Online Friends Don’t Deliver Offline Happiness

Social networking is a way of life. Although they have experienced peaks and dips in popularity, social networking sites have been permanently woven into the fabric of our modern world. And yet, there is little research into the impact of online friendships on overall well-being. One reason for the lack of research is that it is difficult to compare online relationships to real-life ones. Additionally, well-being is subjective and can be interpreted differently by different people.

However, in an effort to determine if online or offline friends make a bigger impact on overall well-being, John F. Helliwell of the Canadian Institute for Advanced Research and the Vancouver School of Economics at the University of British Columbia recently conducted a study of over 5,000 internet users. Helliwell used online surveys to ask respondents about their online friendships and their offline friendships. The respondents were also asked to provide demographic information.

Helliwell found that overwhelmingly, respondents reported that the number of offline friends influenced their well-being. In fact, even when personality, demographics, and socioeconomic status were controlled for, real-life friends were significantly related to well-being. Helliwell also discovered that when the number of offline friends was doubled, it had the same effect on happiness and well-being as increasing income by 50%.

Upon further investigation, Helliwell found that online friends had practically no impact on well-being. When he looked at demographics, Helliwell discovered variances in the value that certain groups of people placed on friendships. Real-life friendships were the least important to married or cohabitating individuals and most important to divorced, single, widowed, or separated people. Respondents who were single but dating valued real life friendships more than married people but less than single people did. In fact, single and dating individuals had levels of well-being almost as high as those who were cohabitating, and cohabitating people had well-being that was almost as high as married people.

“These results also suggest that the company and friendship of marriage matter as much as the legal institution,” said Helliwell. The findings of this study have obvious limitations, but provide a unique and fresh look into the way in which online and offline relationships impact overall well-being.

Helliwell, J.F., Huang, H. (2013). Comparing the happiness effects of real and on-line friends. PLoS ONE 8(9): e72754. doi:10.1371/journal.pone.0072754

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The preceding article was solely written by the author named above. Any views and opinions expressed are not necessarily shared by Questions or concerns about the preceding article can be directed to the author or posted as a comment below.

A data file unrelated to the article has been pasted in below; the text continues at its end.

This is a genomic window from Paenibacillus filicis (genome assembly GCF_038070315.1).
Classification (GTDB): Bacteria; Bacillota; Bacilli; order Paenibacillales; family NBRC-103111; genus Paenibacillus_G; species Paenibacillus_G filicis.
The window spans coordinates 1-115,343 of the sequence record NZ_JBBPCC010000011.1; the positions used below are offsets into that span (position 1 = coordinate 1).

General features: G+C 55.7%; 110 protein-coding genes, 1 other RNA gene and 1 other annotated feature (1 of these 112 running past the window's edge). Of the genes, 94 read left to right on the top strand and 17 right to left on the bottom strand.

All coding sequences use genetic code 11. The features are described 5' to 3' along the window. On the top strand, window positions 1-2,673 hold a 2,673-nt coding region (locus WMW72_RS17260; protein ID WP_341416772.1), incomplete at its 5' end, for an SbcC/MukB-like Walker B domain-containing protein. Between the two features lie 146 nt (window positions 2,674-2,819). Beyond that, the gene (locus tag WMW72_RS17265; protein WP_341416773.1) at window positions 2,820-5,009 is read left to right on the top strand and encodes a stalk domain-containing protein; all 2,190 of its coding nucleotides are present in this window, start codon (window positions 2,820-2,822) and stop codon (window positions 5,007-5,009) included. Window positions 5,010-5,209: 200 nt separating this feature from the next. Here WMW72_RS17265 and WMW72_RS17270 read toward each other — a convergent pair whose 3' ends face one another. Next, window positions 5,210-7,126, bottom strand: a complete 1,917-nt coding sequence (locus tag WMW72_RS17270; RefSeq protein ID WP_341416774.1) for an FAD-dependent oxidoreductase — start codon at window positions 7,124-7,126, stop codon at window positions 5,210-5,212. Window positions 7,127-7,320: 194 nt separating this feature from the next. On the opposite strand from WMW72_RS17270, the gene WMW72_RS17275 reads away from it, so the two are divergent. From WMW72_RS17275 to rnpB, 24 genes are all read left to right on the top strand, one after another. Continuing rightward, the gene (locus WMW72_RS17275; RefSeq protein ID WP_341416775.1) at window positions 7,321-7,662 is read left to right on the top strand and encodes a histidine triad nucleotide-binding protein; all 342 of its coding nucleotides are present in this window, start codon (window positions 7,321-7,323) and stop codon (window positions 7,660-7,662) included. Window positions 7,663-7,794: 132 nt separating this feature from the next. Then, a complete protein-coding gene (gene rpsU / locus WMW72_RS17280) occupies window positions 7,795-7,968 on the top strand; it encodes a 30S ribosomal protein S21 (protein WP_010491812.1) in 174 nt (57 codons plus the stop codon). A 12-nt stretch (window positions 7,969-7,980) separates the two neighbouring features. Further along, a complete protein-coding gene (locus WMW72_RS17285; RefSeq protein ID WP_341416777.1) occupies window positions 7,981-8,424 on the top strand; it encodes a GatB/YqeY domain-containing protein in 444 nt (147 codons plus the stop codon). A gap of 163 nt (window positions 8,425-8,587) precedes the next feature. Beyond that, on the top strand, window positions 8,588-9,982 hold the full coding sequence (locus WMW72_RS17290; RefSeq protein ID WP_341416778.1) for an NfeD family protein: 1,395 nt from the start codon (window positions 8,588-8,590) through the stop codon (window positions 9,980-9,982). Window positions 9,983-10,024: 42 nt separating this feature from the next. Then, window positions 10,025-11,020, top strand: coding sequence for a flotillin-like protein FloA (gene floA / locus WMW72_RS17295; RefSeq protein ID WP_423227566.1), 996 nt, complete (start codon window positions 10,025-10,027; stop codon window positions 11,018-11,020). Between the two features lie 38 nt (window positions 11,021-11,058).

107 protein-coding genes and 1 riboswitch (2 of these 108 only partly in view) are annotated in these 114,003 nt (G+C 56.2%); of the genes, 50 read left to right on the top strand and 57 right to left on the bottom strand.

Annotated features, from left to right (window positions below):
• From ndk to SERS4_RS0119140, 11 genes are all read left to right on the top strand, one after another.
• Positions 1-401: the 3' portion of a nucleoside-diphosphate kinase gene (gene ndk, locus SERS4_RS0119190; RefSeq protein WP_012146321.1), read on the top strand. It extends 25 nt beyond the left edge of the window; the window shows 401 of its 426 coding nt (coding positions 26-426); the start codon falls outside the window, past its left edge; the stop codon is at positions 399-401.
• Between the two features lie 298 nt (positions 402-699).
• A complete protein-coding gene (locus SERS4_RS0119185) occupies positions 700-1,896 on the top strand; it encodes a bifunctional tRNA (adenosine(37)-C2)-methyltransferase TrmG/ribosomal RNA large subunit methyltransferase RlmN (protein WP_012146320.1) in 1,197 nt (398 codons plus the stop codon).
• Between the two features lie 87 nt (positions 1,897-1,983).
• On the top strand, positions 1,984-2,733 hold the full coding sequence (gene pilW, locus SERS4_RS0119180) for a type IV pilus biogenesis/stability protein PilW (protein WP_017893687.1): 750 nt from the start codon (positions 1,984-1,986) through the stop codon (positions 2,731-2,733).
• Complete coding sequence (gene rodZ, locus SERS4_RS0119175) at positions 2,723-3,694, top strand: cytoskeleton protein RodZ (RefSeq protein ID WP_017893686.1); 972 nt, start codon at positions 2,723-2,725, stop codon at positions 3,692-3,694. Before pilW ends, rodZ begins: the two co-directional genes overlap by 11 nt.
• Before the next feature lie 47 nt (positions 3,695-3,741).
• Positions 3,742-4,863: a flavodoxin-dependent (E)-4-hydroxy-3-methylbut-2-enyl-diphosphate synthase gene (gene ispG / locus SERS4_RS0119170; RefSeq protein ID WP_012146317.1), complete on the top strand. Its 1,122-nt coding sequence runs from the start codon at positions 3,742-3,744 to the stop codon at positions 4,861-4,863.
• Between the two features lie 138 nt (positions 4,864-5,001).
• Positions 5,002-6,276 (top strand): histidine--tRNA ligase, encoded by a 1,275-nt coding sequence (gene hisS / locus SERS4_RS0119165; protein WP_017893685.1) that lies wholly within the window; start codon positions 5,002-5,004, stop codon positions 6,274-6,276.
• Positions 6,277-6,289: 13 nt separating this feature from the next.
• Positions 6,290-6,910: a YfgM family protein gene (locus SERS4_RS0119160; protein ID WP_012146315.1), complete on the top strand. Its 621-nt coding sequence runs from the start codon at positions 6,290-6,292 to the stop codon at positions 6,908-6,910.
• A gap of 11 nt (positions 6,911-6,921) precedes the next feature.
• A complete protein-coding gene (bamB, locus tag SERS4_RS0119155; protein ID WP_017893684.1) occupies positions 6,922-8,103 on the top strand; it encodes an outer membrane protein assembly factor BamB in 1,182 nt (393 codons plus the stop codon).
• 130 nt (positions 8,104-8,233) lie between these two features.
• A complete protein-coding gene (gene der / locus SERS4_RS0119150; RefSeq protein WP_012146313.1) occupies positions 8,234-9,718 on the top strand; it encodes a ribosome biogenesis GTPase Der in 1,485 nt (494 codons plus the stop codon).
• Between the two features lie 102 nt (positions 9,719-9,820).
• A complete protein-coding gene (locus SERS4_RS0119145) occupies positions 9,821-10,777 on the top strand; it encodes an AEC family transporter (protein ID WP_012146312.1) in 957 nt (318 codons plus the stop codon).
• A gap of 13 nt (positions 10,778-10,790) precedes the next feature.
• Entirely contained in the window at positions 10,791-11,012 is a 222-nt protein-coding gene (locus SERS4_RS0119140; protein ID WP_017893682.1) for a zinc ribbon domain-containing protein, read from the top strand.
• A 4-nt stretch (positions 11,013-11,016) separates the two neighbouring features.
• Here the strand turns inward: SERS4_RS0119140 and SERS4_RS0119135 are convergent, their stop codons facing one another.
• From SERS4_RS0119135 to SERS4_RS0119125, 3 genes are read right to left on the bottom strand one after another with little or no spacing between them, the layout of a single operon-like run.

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  • Scotty


    September 19th, 2013 at 3:51 AM

    I don’t want to feel like I have to depend on online “friendships” to fill a void in my life, although I know quite a lot of people looking to fill up those voids with just that.

    My real friends? Those are the people I can talk to on eht phone and have lunch with and connect with in a more meaningful and personal way. The ones I chat with online are mostly just time killers.

  • adrienne


    September 20th, 2013 at 4:02 AM

    The sad thing about this for so many is that they invest quite a lot of time and energy into these online friends and relationships. I am not too sure why other than this must feel safer to them than it does to really interact with others face to face but obviously it isn’t winning them any real friendships and it isn’t increasing happiness when they are aaway from the screen. I am sure that there are numerous cases where interventions are desperately needed but who is there to do it when most of the friendships are created online and there is no one there to intervene in person? I feel bad for people who have gotten sucked into this online world because for all of the good it can do it can cause som real trouble for you too if not managed very carefully.

  • Pepper


    September 23rd, 2013 at 3:53 AM

    The online friends? That’s all so superficial to me, like they just want you to see that they have 542 FB friends. I don’t even know that many people, much less people that I want to be real friends with!

  • Kat


    November 12th, 2013 at 9:55 AM

    I met a online friend in a game we both play, (same guild, rp partners) since then we’ve become Facebook friends and we’re pretty close. We share so much in common.

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